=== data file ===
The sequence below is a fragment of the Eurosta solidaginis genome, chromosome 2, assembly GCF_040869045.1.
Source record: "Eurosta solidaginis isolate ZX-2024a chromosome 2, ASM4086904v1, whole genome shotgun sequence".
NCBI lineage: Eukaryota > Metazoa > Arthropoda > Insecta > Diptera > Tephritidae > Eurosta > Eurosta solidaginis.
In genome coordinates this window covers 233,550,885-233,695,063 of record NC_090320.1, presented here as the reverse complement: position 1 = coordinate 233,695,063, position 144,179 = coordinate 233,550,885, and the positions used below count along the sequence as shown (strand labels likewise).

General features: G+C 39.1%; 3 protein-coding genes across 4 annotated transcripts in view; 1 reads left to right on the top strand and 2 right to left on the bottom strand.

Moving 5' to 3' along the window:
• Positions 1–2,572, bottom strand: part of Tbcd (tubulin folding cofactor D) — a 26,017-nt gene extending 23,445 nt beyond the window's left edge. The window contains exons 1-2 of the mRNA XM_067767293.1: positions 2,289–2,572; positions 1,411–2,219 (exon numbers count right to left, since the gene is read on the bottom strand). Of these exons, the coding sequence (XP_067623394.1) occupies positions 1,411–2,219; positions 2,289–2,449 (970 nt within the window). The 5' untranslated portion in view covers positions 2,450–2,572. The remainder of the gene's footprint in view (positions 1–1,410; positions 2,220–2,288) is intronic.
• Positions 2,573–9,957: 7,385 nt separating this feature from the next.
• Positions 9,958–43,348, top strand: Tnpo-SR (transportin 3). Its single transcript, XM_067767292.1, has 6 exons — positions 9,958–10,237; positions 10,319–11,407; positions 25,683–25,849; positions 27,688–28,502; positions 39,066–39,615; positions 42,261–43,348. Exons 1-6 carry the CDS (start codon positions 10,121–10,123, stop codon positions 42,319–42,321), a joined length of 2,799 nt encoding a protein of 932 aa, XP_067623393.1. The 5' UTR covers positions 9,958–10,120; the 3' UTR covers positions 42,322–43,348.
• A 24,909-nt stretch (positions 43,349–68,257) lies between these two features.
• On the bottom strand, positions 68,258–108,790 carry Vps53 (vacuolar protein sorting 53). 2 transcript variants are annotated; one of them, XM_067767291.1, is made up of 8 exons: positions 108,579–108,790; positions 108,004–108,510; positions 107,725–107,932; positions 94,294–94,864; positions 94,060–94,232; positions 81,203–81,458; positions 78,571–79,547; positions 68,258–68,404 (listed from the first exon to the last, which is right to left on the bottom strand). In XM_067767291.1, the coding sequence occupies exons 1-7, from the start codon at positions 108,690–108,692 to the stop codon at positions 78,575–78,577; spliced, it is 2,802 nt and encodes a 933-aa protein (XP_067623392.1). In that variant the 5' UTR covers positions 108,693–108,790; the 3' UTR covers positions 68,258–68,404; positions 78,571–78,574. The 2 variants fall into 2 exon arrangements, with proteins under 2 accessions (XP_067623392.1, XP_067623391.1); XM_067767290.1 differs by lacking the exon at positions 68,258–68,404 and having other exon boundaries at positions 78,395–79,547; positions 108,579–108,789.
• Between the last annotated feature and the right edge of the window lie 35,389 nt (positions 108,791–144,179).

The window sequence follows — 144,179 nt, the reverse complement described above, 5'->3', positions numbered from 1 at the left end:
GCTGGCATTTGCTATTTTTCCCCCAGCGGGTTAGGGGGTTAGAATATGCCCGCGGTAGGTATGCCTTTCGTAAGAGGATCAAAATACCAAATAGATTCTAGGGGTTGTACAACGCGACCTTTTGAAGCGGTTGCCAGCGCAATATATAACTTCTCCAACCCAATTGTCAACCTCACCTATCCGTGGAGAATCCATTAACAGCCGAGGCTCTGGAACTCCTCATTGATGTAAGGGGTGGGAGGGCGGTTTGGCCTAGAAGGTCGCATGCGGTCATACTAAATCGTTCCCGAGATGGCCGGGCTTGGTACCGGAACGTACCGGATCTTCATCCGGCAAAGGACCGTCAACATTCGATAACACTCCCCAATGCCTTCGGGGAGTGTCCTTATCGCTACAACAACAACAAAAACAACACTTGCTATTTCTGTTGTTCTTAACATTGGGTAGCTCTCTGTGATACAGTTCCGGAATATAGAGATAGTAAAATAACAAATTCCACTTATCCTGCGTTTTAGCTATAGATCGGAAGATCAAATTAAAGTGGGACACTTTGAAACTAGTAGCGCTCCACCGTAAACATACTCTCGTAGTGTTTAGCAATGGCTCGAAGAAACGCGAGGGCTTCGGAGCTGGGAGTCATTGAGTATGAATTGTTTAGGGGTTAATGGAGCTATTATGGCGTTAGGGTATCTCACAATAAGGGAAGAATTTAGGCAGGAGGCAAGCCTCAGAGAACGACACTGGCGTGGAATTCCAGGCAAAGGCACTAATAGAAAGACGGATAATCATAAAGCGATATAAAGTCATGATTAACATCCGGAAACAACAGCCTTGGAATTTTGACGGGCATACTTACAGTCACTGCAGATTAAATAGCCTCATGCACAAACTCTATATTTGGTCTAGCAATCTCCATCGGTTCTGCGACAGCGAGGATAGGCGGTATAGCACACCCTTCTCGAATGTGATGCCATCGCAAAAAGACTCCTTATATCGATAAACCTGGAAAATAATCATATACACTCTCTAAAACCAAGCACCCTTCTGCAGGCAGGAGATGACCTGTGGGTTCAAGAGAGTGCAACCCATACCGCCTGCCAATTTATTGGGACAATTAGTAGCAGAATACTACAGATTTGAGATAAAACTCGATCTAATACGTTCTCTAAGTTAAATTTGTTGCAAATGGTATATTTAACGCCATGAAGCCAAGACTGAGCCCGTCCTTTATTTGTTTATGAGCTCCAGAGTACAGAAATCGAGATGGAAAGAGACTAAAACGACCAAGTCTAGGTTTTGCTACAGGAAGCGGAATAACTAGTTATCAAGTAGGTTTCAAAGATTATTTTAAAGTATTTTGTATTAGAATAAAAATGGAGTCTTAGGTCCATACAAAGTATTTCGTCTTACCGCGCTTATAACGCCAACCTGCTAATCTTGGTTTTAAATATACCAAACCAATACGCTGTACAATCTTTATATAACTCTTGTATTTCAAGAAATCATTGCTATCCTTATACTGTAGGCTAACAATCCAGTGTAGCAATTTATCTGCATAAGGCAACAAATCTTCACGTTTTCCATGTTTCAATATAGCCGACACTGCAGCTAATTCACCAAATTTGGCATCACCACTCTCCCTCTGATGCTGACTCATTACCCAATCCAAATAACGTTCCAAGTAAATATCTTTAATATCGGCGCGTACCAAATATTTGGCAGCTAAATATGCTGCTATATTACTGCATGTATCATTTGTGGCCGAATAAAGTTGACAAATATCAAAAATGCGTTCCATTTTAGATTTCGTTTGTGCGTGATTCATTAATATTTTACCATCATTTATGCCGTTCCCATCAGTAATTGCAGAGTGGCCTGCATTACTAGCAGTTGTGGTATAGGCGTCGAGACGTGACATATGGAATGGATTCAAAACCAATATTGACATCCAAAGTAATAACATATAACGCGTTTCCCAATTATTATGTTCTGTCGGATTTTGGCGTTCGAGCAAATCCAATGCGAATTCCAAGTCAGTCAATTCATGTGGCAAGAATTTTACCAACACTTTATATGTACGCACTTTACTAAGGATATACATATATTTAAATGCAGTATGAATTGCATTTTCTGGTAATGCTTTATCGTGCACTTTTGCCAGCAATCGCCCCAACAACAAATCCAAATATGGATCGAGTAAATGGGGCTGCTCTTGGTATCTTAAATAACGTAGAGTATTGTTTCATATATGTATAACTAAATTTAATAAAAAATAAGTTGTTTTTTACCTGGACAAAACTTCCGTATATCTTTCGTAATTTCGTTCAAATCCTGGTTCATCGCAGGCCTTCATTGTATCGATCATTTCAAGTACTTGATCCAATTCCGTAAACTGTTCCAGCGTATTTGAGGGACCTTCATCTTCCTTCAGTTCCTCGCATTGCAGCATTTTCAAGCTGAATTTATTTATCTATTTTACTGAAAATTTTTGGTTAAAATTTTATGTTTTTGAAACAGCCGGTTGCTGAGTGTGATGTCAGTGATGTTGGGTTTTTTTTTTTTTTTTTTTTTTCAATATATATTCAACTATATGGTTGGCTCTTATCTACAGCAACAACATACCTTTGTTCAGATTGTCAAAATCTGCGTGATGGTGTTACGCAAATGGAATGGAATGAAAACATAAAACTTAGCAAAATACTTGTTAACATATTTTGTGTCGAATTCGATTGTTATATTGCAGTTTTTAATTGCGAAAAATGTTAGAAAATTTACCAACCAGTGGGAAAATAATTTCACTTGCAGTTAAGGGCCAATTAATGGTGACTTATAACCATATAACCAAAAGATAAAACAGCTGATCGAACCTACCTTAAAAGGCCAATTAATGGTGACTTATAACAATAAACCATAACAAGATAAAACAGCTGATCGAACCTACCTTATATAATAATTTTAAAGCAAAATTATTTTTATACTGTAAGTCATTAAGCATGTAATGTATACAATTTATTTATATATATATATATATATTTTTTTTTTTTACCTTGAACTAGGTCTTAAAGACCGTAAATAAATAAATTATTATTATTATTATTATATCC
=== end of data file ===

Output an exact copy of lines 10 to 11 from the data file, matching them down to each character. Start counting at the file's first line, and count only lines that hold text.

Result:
• A 24,909-nt stretch (positions 43,349–68,257) lies between these two features.
• On the bottom strand, positions 68,258–108,790 carry Vps53 (vacuolar protein sorting 53). 2 transcript variants are annotated; one of them, XM_067767291.1, is made up of 8 exons: positions 108,579–108,790; positions 108,004–108,510; positions 107,725–107,932; positions 94,294–94,864; positions 94,060–94,232; positions 81,203–81,458; positions 78,571–79,547; positions 68,258–68,404 (listed from the first exon to the last, which is right to left on the bottom strand). In XM_067767291.1, the coding sequence occupies exons 1-7, from the start codon at positions 108,690–108,692 to the stop codon at positions 78,575–78,577; spliced, it is 2,802 nt and encodes a 933-aa protein (XP_067623392.1). In that variant the 5' UTR covers positions 108,693–108,790; the 3' UTR covers positions 68,258–68,404; positions 78,571–78,574. The 2 variants fall into 2 exon arrangements, with proteins under 2 accessions (XP_067623392.1, XP_067623391.1); XM_067767290.1 differs by lacking the exon at positions 68,258–68,404 and having other exon boundaries at positions 78,395–79,547; positions 108,579–108,789.